Jake Intel

Anneli Werner

What is Responsive Web Design?

RWD: Defined

Ever visit a website that magically conforms to the dimensions of your mobile device? Images and content are front and center, pages are easy to navigate, and critical information is immediately accessible?

That’s not the inner workings of your smartphone or tablet computer — it’s web design wizardry, also known as Responsive Web Design (RWD). Coined by Ethan Marcotte in his article A List Apart, the term describes how a website is configured using a flexible grid that adapts based on the device on which it’s being viewed. It entails more than making the interface bigger or smaller — proper responsive web design adjusts what content displays, and how.  In fact, in some cases, this means removing extraneous content altogether depending on the device.  (If you’re a smartphone user accessing a restaurant website, for example, reservations or parking information is likely more critical than hiring policies. Responsive design takes that into account.)

An Example of Effective RWD

Speaking of restaurants — let’s look at Fishbowl, a recent Jake Group client and analytics company that uses data to improve customer engagement and acquisition. While the website carries the same design theme throughout, the layout changes from device to device.  Smaller screens such as phones or tablets include only the pertinent information in an easy-to-use format, while laptop and desktop monitors take advantage of the larger real estate with a different approach to key images and navigation elements.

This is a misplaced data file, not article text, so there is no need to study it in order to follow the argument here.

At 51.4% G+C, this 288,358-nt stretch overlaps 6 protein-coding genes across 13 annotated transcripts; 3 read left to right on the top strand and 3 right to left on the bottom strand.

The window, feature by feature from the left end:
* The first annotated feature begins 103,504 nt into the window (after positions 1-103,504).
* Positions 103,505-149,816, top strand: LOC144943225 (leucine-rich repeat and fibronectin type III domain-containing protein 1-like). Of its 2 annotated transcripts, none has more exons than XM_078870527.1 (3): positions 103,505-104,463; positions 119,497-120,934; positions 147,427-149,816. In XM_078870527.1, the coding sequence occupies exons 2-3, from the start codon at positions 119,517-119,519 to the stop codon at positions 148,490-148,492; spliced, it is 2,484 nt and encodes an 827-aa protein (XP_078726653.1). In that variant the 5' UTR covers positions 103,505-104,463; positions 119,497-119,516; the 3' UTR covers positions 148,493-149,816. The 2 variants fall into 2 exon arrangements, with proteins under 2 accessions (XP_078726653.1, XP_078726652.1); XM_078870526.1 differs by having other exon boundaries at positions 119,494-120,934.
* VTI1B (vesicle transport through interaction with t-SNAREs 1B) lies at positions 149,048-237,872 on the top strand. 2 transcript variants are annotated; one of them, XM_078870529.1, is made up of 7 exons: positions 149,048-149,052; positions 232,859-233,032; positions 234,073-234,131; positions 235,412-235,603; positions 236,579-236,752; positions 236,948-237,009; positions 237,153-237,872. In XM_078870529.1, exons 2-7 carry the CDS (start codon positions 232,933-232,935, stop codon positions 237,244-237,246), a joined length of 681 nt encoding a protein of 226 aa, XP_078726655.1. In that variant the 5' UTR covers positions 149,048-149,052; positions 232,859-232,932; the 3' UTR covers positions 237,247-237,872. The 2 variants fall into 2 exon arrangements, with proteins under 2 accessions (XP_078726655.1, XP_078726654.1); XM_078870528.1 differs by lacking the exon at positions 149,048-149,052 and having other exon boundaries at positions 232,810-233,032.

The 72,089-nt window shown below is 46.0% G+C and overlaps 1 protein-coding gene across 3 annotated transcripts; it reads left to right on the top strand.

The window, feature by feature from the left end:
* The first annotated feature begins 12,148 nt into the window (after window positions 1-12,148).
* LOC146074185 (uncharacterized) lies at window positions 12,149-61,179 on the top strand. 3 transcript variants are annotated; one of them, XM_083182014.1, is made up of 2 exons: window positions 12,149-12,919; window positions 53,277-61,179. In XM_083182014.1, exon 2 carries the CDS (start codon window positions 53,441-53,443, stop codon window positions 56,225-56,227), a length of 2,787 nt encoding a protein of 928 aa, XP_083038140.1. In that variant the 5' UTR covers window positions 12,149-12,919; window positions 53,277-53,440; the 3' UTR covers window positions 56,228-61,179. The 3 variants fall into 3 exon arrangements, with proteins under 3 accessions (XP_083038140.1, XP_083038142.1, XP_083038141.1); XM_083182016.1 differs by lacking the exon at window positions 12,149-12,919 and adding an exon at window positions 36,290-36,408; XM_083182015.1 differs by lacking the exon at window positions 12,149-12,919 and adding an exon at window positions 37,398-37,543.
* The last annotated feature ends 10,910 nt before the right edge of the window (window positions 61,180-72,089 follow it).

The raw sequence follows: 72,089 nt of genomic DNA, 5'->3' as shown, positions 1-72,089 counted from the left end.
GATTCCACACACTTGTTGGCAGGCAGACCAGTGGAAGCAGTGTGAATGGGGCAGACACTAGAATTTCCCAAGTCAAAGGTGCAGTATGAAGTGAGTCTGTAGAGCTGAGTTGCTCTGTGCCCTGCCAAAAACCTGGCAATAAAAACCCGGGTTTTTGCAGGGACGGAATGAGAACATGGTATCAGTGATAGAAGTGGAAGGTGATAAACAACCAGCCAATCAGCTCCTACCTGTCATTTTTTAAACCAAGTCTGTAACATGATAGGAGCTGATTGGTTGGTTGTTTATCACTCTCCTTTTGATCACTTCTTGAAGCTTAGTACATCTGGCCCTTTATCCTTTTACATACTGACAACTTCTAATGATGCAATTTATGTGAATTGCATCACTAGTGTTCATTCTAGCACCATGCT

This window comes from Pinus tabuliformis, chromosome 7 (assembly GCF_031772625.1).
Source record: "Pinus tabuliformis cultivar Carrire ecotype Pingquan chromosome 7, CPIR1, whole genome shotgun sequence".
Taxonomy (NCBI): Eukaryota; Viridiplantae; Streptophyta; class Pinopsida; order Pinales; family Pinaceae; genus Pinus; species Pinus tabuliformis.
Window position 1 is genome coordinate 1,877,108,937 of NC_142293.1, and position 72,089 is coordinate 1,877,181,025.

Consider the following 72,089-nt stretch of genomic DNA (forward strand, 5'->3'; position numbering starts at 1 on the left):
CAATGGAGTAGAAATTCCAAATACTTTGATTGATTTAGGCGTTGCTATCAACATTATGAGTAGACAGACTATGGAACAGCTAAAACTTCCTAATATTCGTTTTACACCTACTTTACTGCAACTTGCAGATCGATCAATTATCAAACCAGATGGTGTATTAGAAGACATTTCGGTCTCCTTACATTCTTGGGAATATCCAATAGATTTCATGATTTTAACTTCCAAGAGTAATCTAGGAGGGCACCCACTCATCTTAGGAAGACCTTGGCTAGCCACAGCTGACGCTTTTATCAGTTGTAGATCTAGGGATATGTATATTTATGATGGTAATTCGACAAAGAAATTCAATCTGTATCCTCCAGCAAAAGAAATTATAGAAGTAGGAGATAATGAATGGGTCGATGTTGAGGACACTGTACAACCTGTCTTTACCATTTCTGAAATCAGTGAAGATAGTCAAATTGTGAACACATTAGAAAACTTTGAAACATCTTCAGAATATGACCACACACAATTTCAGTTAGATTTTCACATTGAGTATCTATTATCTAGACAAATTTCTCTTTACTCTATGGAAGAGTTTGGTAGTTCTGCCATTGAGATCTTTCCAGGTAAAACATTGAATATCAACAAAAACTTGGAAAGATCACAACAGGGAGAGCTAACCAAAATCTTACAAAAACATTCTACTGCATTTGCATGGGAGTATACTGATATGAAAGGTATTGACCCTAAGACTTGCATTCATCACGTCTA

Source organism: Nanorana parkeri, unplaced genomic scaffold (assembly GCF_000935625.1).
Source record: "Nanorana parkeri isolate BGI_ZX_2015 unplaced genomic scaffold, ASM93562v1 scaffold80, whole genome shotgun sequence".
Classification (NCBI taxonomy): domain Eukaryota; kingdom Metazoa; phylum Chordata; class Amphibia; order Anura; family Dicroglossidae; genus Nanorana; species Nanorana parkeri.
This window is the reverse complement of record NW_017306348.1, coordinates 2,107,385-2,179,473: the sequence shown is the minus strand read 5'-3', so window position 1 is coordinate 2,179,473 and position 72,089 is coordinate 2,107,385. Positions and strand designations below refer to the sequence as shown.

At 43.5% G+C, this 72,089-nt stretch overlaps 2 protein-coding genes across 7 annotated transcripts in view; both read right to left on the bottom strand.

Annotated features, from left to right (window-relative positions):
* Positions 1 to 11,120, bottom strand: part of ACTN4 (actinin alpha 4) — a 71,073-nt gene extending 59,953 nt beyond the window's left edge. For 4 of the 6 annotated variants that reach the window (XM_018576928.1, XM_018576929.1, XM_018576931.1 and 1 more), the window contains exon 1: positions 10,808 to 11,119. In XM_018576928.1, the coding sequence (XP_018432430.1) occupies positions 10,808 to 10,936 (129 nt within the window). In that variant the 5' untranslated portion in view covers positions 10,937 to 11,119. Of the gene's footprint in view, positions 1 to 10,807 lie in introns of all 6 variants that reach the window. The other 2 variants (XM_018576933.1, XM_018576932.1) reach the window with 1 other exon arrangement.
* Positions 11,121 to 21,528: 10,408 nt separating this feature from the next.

RWD vs. a Mobile Website According to Google

So how does RWD differ from a ‘mobile website?’  Unlike responsive design that demonstrates flexibility based on the device, a ‘mobile website’ is a dedicated site or application for a mobile phone. The site recognizes that the user is visiting on a mobile device, and redirects you to an alternative site. It may seem like a simple solution to have two websites, but there are pitfalls, including a penalty from Google and other search engines that decrease your ranking for duplicated content.

Responsive Web Design, on the other hand, actually improves Google rankings because it’s their preferred method for designing for mobile. One website means one URL (website address), lower bounce rates (folks leaving your homepage without clicking through to additional pages), and an overall better user experience. And for Google, an optimal user experience is at the heart of their ranking algorithm. (But don’t take our word for it. See what they have to say on their Developers Blog.)

How to Get Started

With improved search engine optimization and an enhanced experience for your site visitors, RWD is no longer an optional bell or whistle for website projects; it’s now part of our standard practice for all sites we design here at The Jake Group. Want to learn more or get started? Contact us, and someone will be in touch, always within one business day.